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# preserve turn radius at varying speeds?

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I have a vehicle of sorts which moves at various speeds, I'm steering it by adding or subtracting vr to/from vehicle.angle, but because of the varying speed the radius of the turns increases/decreases. How can I adjust the vr value to ensure that the turning radius stays the same? movement code
var radians = vehicle.angle *Math.PI/180;
var ySpeed = Math.sin(radians)*vehicle.speed;

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v = r . w

r = v / w

v0 / w0 = v1 / w1

w1 = w0 . (v1 / v0)

assuming constant frame rate, I suppose you will have to modulate your vr by the increase in linear speed.

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Thanks for the reply, but I don't know what the variables are representing. I haven't had much formal math teaching so I might not understand many common notations, but understanding theory and aplying it shouldn't be a problem.

I guess v is velocity and r is probably rotation, but I'm completely lost on w.

Hate to sound like a noob, but alas... :|

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If 'theta' is your car's angle, then w = (d/dt)theta . Really it's an "omega," but that looks like 'w.' FYI, the use of 'omega' for angular velocity is a standard convention.

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Funny... really... =/

Once upon a time I used to get good help here, any chance of that?

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Quote:
 Original post by KirlFunny... really... =/Once upon a time I used to get good help here, any chance of that?

I thought your only problem was that you didn't know what 'w' is. So what else are you confused about?

Basically, here's the punchline:

[The amount you add to vehicle.angle each frame] =

Calling vehicle.angle 'theta,' the vehicle speed 'v,' and the turning radius 'R,' you might write this as an ordinary differential equation (ODE) like,

(d/dt)theta = v/R .

What I am doing when I also include a timestep is approximating the solution to this ODE by Euler integration.

I think this explains everything?

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w is angular velocity. basically, you rate of turn per frame whatever your angle increment is, as long as your frame rate is constant. Else, you need to factor in your frame timestep.

in short, you modify your angle step by the ratio of velocities, since the relationship between radius of turn, rotation and linear velocity is linear.

That's what I come up with anyway :)

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actually it's quite simple.

You know your velocity, you know your radius, the angular velocity will be v / r. That means, your maximum rate of turn every frame will be (v / r) * frame_timestep.

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Thanks for the elaboration guys, I got it now! =) It is indeed quite simple in hindsight, weird how my mind can complicate things sometimes.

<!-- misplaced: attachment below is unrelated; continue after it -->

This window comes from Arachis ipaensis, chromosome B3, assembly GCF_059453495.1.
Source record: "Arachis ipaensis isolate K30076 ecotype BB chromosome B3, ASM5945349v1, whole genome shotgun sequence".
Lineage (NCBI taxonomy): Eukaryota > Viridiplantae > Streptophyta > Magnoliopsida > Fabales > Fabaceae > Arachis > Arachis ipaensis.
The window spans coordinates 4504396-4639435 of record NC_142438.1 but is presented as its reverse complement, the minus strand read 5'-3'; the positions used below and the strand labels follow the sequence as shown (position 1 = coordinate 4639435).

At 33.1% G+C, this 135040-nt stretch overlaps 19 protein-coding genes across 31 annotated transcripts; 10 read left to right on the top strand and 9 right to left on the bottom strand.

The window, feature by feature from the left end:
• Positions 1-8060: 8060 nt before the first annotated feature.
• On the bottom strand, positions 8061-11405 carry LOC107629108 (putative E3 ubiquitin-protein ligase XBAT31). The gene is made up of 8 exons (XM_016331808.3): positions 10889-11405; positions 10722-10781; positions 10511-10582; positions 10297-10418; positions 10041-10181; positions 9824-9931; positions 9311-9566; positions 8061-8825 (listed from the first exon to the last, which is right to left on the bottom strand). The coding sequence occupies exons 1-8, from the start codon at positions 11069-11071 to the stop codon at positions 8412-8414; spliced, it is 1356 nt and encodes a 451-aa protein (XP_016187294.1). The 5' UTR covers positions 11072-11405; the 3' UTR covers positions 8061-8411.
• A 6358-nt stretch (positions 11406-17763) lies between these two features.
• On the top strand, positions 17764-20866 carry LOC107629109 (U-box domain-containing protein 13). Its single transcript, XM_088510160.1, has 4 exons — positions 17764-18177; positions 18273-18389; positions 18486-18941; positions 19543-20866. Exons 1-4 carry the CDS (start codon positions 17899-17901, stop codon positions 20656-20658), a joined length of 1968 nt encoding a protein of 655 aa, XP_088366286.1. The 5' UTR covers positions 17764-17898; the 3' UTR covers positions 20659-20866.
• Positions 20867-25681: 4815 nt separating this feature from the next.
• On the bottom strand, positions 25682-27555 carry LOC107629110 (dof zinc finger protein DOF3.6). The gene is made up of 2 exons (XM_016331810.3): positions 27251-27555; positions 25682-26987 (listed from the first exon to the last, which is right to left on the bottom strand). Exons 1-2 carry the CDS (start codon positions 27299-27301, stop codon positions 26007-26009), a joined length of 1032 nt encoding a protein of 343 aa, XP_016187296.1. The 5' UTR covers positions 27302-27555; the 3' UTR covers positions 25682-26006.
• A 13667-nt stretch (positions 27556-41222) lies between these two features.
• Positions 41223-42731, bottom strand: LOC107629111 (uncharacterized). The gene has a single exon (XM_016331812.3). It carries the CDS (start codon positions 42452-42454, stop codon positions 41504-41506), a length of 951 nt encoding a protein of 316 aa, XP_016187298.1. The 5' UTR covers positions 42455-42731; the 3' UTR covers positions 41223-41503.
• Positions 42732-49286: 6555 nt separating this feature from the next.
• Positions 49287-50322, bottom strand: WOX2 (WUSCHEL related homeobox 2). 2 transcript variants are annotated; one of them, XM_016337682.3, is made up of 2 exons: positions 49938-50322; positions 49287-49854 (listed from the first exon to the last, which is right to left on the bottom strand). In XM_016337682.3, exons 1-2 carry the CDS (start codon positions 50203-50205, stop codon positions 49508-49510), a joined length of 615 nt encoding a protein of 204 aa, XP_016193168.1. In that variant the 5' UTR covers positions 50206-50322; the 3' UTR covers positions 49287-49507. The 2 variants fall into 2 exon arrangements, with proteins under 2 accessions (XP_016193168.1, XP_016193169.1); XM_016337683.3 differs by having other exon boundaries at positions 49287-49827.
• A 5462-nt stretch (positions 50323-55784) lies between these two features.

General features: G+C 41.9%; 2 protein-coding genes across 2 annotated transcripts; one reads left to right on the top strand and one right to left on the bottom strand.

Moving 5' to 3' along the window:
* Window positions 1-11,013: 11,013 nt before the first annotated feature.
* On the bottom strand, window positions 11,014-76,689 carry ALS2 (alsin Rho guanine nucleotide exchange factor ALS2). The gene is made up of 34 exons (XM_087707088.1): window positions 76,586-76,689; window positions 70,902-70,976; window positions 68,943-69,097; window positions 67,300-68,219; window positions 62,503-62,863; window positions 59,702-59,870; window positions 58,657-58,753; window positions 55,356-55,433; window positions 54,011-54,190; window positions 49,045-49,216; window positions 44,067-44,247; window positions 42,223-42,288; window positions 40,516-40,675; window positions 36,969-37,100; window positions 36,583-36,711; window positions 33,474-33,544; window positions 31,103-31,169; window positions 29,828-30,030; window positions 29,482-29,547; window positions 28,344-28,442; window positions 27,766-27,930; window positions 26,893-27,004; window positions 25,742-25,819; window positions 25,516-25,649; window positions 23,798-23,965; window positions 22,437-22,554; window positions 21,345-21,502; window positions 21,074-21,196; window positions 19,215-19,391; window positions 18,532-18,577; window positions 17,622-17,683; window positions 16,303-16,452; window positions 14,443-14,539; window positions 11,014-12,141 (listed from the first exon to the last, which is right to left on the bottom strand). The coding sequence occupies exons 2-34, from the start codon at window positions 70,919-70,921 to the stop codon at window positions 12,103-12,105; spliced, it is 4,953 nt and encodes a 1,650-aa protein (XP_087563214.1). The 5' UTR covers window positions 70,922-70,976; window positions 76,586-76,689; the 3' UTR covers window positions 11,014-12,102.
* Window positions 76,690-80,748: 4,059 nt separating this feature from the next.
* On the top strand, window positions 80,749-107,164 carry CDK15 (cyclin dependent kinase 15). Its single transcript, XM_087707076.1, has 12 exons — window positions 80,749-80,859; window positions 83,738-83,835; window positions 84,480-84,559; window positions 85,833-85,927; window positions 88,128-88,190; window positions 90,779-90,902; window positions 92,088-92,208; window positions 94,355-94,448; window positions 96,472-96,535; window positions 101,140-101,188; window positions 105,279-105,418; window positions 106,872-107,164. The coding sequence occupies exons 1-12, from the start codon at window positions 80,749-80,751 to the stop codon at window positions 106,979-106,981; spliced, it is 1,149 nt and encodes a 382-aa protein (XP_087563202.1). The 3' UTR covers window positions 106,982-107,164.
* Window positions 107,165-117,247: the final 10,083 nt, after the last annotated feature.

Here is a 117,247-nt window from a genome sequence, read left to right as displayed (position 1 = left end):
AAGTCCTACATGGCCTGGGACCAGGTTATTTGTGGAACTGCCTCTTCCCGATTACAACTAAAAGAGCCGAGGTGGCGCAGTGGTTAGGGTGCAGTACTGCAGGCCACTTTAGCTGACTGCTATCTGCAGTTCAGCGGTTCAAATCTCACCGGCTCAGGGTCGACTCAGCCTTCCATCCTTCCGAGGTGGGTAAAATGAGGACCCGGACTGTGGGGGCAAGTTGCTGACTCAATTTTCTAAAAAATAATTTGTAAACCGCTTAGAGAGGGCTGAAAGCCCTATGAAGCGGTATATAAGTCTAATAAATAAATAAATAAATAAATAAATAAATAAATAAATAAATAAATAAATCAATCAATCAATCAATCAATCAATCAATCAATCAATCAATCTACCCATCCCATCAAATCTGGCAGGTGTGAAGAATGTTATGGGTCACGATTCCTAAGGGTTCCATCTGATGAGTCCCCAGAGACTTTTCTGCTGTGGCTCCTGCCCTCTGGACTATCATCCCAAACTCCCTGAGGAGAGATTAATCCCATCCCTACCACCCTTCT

Sorry emergent, I thought you were having a bit of fun at my expense by throwing in some more mystery variables (theta, omega? d? dt?). How do you guys come up with w as radius anyhow? I guess it's convention but as I mentioned, I'm probably not aware of those...

I stumbled upon another little problem with my movement code though. To the eye the vehicles seem to descibe a perfect circle, but after a certain number of rounds it becomes clear they're wandering. It seems there's a slight inacuracy in my movement code somewhere. Doh, I'll be back probably.

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Quote:
 Original post by KirlSorry emergent, I thought you were having a bit of fun at my expense

No, not my style. :-)

Quote:
 mystery variables (theta, omega? d? dt?)

The notation "d/dt" does not represent the ratio of two variables 'd' and 'dt.' Rather, it denotes the time derivative (i.e., rate of change) from calculus.

Quote:
 How do you guys come up with w as radius anyhow?

To be clear, 'w' is not the radius. Rather, it's the rate of change of the angle. The convention comes from physics, where Roman letters are used for linear position/velocity/acceleration, and corresponding Greek letters are used for angular position/velocity/acceleration. I.e., linear velocity is 'v' but angular velocity is 'omega;' linear acceleration is 'a' but angular acceleration is 'alpha.'

Quote:
 I stumbled upon another little problem with my movement code though. To the eye the vehicles seem to descibe a perfect circle, but after a certain number of rounds it becomes clear they're wandering. It seems there's a slight inacuracy in my movement code somewhere.

I would guess that this is the result of integration error. The player slowly spirals out, right?

Here's what "integration error" means: Basically, Euler integration (see the previous Wikipedia link) is only an approximation, and errors build up over time (there's a good graphic to describe this at the Wikipedia article). Usually in games, the character is controlled by a human player so this doesn't really matter; the player won't even notice, and he'll just subconsciously correct for it. From your description, I would guess that this is what's going on. So long as the effect is small, I might not bother trying to "fix" it.

This said, it's quite possible to avoid most of this error (you'll end up using some sines and cosines) and if you'd like we can talk more about it, but I'll hold off on that for now (sleep calls me).